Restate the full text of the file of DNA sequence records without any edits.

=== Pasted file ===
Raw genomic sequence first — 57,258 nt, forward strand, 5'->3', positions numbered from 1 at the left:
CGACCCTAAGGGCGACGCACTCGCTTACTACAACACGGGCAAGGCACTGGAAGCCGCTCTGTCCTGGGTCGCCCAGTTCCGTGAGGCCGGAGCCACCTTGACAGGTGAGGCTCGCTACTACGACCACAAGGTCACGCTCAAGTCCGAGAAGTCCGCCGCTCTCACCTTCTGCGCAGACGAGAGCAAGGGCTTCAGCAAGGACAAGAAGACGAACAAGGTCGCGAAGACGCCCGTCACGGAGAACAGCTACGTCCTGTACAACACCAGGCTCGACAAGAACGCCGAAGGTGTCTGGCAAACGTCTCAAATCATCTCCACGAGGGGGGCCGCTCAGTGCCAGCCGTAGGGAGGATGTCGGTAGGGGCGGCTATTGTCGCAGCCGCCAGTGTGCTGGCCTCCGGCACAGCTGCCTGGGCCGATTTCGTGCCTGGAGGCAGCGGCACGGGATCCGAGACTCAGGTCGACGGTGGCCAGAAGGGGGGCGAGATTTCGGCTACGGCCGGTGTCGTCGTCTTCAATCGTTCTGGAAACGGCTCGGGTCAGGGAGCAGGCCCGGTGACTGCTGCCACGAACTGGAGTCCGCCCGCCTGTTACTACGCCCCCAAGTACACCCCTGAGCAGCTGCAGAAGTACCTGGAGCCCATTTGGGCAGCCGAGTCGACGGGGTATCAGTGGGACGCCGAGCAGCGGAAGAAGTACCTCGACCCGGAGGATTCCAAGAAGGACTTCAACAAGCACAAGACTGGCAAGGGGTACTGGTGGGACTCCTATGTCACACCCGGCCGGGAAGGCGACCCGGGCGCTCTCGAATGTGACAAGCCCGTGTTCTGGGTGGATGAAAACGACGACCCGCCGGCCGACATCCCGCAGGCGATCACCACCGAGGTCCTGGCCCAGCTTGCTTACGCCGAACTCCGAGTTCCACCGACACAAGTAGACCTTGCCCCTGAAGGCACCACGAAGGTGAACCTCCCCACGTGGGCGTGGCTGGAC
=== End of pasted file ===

Raw genomic sequence first — 57,258 nt, forward strand, 5'->3', positions numbered from 1 at the left:
CGACCCTAAGGGCGACGCACTCGCTTACTACAACACGGGCAAGGCACTGGAAGCCGCTCTGTCCTGGGTCGCCCAGTTCCGTGAGGCCGGAGCCACCTTGACAGGTGAGGCTCGCTACTACGACCACAAGGTCACGCTCAAGTCCGAGAAGTCCGCCGCTCTCACCTTCTGCGCAGACGAGAGCAAGGGCTTCAGCAAGGACAAGAAGACGAACAAGGTCGCGAAGACGCCCGTCACGGAGAACAGCTACGTCCTGTACAACACCAGGCTCGACAAGAACGCCGAAGGTGTCTGGCAAACGTCTCAAATCATCTCCACGAGGGGGGCCGCTCAGTGCCAGCCGTAGGGAGGATGTCGGTAGGGGCGGCTATTGTCGCAGCCGCCAGTGTGCTGGCCTCCGGCACAGCTGCCTGGGCCGATTTCGTGCCTGGAGGCAGCGGCACGGGATCCGAGACTCAGGTCGACGGTGGCCAGAAGGGGGGCGAGATTTCGGCTACGGCCGGTGTCGTCGTCTTCAATCGTTCTGGAAACGGCTCGGGTCAGGGAGCAGGCCCGGTGACTGCTGCCACGAACTGGAGTCCGCCCGCCTGTTACTACGCCCCCAAGTACACCCCTGAGCAGCTGCAGAAGTACCTGGAGCCCATTTGGGCAGCCGAGTCGACGGGGTATCAGTGGGACGCCGAGCAGCGGAAGAAGTACCTCGACCCGGAGGATTCCAAGAAGGACTTCAACAAGCACAAGACTGGCAAGGGGTACTGGTGGGACTCCTATGTCACACCCGGCCGGGAAGGCGACCCGGGCGCTCTCGAATGTGACAAGCCCGTGTTCTGGGTGGATGAAAACGACGACCCGCCGGCCGACATCCCGCAGGCGATCACCACCGAGGTCCTGGCCCAGCTTGCTTACGCCGAACTCCGAGTTCCACCGACACAAGTAGACCTTGCCCCTGAAGGCACCACGAAGGTGAACCTCCCCACGTGGGCGTGGCTGGAC